The patient scored 2/5 on the CURB65 scoring system for community acquired pneumonia and needed hospital admission. She was initially treated with moxifloxacin 400 mg intravenously once daily and intravenous fluids. Serial White cell counts and CRP levels showed resolution with antibiotic therapy; however the patient’s complaints improved minimally. Serial Chest X rays showed no significant resolution of the right lower lung zone opacity (Figure 1B).

A High resolution computed tomography scan (HRCT) was performed 4 days after antibiotic therapy. It revealed soft tissue nodular infiltrates and dense consolidation in the lower lobe of the right lung. There was ground glass opacification and haze bilaterally with more prominenence in the right lower lobe (Figure 2). Atelactatic changes were also present right middle lobe, ligular segment and left lower lobe. There was pleural thickening bilaterally and calcified pleural plaques were noted along the diaphragmatic pleura on the left. Our experienced radiologist described these changes were most probably due to chronic infective/granulomatous disease, most probably tuberculosis (TB). In high suspicion of tuberculosis, especially since the patient was not recovering, had a family history of treated TB in the past one year and since TB is extremely common in our country, anti tuberculous therapy (ATT) was begun empirically.

Figure 2
figure 2

High Resolution computed tomography scan of the chest. Panel A and B show soft tissue nodular infiltrates and dense consolidation in the right lower lobe of the lung. There is ground glass opacification and haze bilaterally with more prominenence in the right lower lobe. Atelactatic changes are also present right middle lobe, ligular segment and left lower lobe. There is pleural thickening bilaterally and calcified pleural plaques are noted along the diaphragmatic pleura on the left.

Despite ATT, patient did not improve. A bronchospcopy was refused by the patient’s family. Thus finally a CT guided biopsy of the right lower lung lobe was planned on the 8th hospital admission day. Histopathology revealed multiple organizing “fibrin balls” within alveolar spaces without associated hyaline membrane formation. Variable areas of spindle cells fibroblastic proliferation were also seen with focal type II pneumocyte hyperplasia. Special stains for fungus, Acid Fast Bacilli (AFB) and gram staining were all negative. There was no growth on culture of the biopsied tissue. These changes are well depicted in Figure 3.

Figure 3
figure 3

Chest radiographs during the second admission. Panel A shows the radiograph after non compliance to corticosteroid therapy. There is development of right lung haziness and bilateral pleural effusions with a right lower zone consolidation patch. Panel B shows the radiograph on discharge after re treatment with corticosteroids. There is interval resolution of patchy lower zone lung infiltration which was more marked on the right. Improved aeration of the lung is noted.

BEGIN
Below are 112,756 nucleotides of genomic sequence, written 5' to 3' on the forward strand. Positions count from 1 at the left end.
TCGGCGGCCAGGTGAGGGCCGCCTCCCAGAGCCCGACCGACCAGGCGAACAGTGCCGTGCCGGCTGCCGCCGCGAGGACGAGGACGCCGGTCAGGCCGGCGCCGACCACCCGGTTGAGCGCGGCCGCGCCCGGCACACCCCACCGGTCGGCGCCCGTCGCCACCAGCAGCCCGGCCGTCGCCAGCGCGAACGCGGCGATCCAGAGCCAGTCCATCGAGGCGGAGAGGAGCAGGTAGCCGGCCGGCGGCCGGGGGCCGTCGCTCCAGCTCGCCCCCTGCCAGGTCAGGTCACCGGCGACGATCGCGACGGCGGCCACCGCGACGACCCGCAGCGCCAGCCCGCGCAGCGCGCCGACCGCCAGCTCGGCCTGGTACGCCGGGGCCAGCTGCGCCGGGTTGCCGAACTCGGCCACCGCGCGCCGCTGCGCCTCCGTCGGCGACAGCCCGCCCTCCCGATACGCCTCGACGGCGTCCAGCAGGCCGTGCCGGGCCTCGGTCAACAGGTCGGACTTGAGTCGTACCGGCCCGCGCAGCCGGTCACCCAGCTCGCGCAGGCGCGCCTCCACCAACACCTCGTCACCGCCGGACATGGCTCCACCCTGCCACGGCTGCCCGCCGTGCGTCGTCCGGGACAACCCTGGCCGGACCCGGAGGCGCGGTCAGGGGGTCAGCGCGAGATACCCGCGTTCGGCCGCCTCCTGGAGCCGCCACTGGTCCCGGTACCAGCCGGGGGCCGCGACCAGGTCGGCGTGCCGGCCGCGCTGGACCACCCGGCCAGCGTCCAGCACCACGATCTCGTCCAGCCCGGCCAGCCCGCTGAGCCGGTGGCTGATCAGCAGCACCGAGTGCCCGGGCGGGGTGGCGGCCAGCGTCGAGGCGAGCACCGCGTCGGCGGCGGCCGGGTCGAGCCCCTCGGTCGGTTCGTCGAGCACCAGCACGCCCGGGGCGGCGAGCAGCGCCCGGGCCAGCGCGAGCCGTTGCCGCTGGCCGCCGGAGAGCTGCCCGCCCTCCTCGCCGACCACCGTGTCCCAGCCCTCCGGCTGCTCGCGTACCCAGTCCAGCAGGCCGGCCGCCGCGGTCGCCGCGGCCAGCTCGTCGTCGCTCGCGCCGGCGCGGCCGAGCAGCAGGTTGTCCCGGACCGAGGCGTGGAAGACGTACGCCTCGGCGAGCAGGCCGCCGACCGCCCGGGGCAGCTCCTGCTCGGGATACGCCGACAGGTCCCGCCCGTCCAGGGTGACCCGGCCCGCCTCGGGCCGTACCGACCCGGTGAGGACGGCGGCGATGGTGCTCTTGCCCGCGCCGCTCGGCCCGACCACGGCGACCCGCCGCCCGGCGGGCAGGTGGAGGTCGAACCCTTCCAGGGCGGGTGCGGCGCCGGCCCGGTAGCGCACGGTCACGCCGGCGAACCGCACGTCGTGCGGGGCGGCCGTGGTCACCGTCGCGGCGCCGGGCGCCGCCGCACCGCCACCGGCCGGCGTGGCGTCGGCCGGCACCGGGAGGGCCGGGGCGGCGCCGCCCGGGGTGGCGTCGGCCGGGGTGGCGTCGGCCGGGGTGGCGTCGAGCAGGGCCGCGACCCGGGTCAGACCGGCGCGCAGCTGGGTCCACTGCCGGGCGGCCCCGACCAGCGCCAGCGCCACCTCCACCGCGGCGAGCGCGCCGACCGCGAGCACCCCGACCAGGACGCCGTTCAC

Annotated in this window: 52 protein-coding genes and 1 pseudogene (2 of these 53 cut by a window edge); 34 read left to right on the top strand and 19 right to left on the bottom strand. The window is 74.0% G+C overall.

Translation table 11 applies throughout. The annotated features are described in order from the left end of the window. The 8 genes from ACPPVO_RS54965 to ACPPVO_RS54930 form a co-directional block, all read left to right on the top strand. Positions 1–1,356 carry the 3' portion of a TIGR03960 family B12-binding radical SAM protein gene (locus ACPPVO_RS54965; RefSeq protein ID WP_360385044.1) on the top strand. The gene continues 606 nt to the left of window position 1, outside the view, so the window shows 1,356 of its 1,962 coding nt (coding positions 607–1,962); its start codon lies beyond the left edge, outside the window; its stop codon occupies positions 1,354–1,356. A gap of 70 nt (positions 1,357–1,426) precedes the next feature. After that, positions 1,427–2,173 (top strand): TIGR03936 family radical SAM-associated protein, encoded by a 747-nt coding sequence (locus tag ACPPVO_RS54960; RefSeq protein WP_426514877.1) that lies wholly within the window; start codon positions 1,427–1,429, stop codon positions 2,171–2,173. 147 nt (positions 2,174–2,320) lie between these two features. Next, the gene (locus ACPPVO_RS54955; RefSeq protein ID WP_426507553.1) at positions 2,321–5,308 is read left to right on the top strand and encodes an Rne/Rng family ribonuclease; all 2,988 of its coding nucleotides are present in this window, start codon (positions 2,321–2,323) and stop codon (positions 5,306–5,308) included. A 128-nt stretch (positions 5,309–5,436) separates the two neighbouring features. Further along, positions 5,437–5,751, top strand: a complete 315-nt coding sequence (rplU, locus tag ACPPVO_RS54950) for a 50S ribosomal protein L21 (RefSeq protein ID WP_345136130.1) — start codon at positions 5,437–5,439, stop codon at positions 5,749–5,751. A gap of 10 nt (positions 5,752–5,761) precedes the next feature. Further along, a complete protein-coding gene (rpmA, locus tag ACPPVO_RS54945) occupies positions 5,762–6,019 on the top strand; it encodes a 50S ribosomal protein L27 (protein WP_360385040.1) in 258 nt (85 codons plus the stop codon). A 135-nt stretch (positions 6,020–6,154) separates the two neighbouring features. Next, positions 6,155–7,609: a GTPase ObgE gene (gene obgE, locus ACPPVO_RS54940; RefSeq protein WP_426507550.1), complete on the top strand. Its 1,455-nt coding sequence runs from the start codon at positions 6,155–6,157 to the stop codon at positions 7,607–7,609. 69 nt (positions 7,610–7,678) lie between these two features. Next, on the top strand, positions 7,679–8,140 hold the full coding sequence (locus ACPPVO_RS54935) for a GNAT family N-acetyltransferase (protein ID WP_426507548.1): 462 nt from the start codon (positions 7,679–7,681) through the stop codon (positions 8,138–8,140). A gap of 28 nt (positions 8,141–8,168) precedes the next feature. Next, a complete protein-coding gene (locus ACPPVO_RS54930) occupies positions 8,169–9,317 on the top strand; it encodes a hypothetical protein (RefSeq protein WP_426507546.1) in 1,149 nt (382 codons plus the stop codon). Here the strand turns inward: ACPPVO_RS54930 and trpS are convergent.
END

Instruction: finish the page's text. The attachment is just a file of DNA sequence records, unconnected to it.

Thus, finally with a diagnosis of acute fibrinous and organizing pneumonia we started methyl prednisolone 60 mg/kg intravenously every six hours. There was a dramatic and excellent response. Patient was discharged after 10 days on oral prednisolone 40 mg daily; at this point she was clinically much better, and very high doses of steroids were avoided due to already severe osteoporosis. Figure 1C shows the interval improvement of the chest x ray findings with this treatment.

One month later she presented again with shortness of breath and non productive cough. She admitted to have stopped taking steroids for the past 10 days. After readmission she was discharged on the same dose of prednisolone with strict advice of adherence to steroids. Her chest radiographs on this admission and discharge are shown in Figure 3. On the next follow up 1 month later, she was completely symptom free. Currently she is on a tapering dose of steroids and is being evaluated by a neurosurgeon for correction of her spinal stenosis. Over all she tolerated the treatment well and complied well after her first exacerbation.


AFOP was first reported in detail in a retrospective analysis of 17 case reports in 2002 [1]. Our search on PubMed revealed 23 cases reported since then of which 3 described AFOP in children and neonates. Qui YY et al. have published a review of 5 cases that were analyzed retrospectively as well [3].

AFOP has been reported in all age groups with an average age of 62 years originally described by Beasely et al. [1]. Later, it was also reported in infants, children and adults [4-6]. Males are affected more commonly [1]. Our patient was an elderly female.

AFOP can present with a variety of signs and symptoms. The most common symptom is shortness of breath which may be accompanied by cough, fever, hemoptysis and other constitutional symptoms [1,6]. Two variants of the disease have been described. A sub acute variety, which does not progress to respiratory failure and has a very good prognosis [1,6]. Our patient suffered from this variant which had an excellent response to corticosteroids. The other variant usually manifests as a fulminant respiratory failure requiring mechanical ventilation. Mechanical ventilation is associated with worse prognosis in AFOP [1,6-8]. On average, severe disease usually causes death within 29 days from symptom onset [1].

AFOP has been described with numerous conditions in the past while twelve reported cases were idiopathic. Some known associations include ankylosing spondylitis, dermatomyositis, polymyositis, undifferentiated connective tissue diseases, SLE with antiphospolipid syndrome, most recently anti synthetase syndrome and primary biliary cirhosis [1,5,9-12]. Thus, there might be a strong association between autoimmune disease and AFOP [13]. There has been a case reported in a patient following bone marrow transplant for acute myelogenous leukemia [6]. Drugs implicated in AFOP include abacavir, amoidarone and decitabine [6,14].

AFOP has also been reported with infective etiologies including Hemophilus Influenza, Acinetobacter Baumannii and Histoplasma species [1]. Otto et al. reported H1N1 causing AFOP in a patient with bilateral lung transplantation. Human immune deficiency virus (HIV) alone and in association with Pneumocystis Jirovecci pneumonia has also been reported [8,14]. Chlamydia pneumonia serology has been found positive in a patient with AFOP [15,16].